Goodman legislation to protect Supreme Court justices heads to governor.

OLYMPIA — A bill to increase protections for Supreme Court justices is one step closer to becoming law. The state legislature passed House Bill 2056, sending it to the governor’s desk. Sponsored by Rep. Roger Goodman, D-Kirkland, the legislation grants authorization to bailiffs of the Washington Supreme Court to conduct threat assessments on behalf of Supreme Court justices and to obtain criminal history records, including non-conviction data, for the investigation of threats against a justice. 

Under House Bill 2056, all credible threats must then be referred to local law enforcement for further action. Any outcome or anticipated actions related to these threats must then be reported back to the bailiffs of the Supreme Court.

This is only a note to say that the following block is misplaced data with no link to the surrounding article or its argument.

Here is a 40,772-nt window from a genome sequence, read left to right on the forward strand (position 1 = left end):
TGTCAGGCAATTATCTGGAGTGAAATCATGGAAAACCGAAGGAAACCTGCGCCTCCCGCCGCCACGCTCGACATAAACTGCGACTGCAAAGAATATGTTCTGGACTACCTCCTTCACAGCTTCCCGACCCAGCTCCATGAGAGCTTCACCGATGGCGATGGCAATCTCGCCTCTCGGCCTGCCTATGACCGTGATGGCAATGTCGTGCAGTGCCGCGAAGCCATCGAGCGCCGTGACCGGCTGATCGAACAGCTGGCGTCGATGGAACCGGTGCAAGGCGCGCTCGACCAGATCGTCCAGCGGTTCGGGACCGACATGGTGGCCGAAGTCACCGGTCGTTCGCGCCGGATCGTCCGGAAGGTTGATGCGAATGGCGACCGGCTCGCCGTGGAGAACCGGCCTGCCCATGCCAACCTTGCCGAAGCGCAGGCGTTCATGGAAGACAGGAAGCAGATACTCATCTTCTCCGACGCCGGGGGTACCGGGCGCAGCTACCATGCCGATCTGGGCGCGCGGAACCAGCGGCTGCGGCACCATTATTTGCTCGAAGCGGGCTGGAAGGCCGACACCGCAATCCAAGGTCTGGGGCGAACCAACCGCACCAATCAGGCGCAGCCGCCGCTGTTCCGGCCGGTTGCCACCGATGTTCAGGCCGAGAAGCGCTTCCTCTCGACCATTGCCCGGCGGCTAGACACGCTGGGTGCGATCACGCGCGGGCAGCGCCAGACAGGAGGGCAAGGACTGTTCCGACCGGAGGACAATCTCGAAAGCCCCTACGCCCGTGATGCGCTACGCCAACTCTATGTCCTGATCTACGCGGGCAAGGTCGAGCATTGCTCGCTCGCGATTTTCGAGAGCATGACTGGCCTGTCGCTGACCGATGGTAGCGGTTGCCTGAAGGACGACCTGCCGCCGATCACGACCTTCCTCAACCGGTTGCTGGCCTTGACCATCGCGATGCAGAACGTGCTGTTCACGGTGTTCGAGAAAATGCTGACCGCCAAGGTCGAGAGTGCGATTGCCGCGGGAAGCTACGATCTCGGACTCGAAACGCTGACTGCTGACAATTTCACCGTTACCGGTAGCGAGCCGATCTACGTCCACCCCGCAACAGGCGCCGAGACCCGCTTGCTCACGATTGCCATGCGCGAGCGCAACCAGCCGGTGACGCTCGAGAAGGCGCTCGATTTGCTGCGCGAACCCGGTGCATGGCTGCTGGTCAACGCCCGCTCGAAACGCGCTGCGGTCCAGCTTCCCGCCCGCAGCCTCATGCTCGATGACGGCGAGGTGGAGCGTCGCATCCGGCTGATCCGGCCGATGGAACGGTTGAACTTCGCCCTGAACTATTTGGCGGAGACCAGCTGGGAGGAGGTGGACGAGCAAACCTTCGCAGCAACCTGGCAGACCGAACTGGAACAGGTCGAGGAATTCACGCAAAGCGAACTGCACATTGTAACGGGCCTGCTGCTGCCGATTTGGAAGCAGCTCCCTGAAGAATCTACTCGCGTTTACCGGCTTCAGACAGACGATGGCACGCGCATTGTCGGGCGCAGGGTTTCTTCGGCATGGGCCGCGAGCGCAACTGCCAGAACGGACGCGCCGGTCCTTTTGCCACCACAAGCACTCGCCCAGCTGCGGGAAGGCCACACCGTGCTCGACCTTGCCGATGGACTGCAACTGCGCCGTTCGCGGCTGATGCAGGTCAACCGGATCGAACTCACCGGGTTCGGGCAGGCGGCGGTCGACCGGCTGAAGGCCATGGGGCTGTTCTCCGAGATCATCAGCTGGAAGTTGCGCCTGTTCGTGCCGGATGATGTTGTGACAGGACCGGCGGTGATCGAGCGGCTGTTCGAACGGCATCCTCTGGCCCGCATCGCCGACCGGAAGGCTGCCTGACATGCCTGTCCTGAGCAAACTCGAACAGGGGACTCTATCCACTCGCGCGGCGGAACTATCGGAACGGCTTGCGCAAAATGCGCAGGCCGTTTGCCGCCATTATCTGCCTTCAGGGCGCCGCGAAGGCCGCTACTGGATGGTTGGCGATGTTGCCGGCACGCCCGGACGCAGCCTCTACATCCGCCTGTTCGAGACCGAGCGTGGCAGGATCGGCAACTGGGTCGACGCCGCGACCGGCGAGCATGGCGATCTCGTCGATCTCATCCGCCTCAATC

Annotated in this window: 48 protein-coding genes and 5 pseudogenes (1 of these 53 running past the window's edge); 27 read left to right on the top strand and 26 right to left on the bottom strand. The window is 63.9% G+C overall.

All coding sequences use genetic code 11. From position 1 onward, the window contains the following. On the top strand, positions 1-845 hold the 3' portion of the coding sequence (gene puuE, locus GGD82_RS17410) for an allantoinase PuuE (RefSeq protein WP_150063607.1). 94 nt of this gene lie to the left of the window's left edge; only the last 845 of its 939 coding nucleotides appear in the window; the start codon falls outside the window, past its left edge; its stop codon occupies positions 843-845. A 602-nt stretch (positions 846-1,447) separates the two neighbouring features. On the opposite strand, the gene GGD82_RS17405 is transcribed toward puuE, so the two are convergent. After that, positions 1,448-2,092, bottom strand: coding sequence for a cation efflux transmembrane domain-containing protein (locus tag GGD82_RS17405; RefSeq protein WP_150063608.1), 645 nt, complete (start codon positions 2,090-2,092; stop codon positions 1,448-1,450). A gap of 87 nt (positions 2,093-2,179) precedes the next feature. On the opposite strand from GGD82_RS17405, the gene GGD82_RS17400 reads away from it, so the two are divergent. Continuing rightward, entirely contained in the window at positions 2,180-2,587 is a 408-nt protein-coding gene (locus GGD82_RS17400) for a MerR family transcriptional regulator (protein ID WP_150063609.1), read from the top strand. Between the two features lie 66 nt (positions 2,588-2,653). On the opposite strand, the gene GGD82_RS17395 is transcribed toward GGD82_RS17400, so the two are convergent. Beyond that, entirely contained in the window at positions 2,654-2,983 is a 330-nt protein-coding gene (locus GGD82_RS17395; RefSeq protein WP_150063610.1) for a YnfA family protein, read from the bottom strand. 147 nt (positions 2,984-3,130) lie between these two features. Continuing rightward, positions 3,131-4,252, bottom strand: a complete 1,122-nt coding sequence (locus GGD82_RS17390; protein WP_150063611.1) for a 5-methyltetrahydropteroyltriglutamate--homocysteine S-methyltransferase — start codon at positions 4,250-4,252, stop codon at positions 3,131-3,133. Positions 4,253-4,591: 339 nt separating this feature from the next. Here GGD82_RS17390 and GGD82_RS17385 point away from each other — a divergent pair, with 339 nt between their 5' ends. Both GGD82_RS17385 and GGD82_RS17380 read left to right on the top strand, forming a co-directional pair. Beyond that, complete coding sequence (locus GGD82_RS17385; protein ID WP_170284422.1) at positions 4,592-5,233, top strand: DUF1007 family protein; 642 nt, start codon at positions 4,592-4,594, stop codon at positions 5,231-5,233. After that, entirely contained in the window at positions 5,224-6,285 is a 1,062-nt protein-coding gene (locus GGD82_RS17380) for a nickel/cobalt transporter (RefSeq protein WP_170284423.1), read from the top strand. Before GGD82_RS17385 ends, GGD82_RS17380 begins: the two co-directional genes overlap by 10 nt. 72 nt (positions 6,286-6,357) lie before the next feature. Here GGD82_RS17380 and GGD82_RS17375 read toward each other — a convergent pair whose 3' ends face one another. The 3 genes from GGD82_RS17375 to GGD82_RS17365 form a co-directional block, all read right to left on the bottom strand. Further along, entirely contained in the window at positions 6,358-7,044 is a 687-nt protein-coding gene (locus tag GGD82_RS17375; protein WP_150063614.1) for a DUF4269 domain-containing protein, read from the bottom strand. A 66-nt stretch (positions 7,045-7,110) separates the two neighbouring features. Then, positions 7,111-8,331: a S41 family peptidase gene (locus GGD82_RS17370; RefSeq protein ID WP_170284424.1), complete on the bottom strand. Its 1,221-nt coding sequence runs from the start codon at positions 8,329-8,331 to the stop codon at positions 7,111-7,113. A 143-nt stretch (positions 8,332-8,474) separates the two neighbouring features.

“Our Supreme Court must maintain its independence to pursue justice under the law and ensure our constitution is upheld,” Goodman stated. “Threats to justices, who are only trying to make fair decisions, undermine our court system and constitution. Protecting our justices protects our democracy.” 

House Bill 2056 creates a clear definition of a threat and addresses the rising concern of threats against public officials, like judges. The legislation also highlights the necessity for Supreme Court bailiffs to be trained and have experience in threat assessment. It provides a more robust framework for ensuring the safety and security of Supreme Court justices. 

House Bill 2056 now heads to the governor to be signed into law.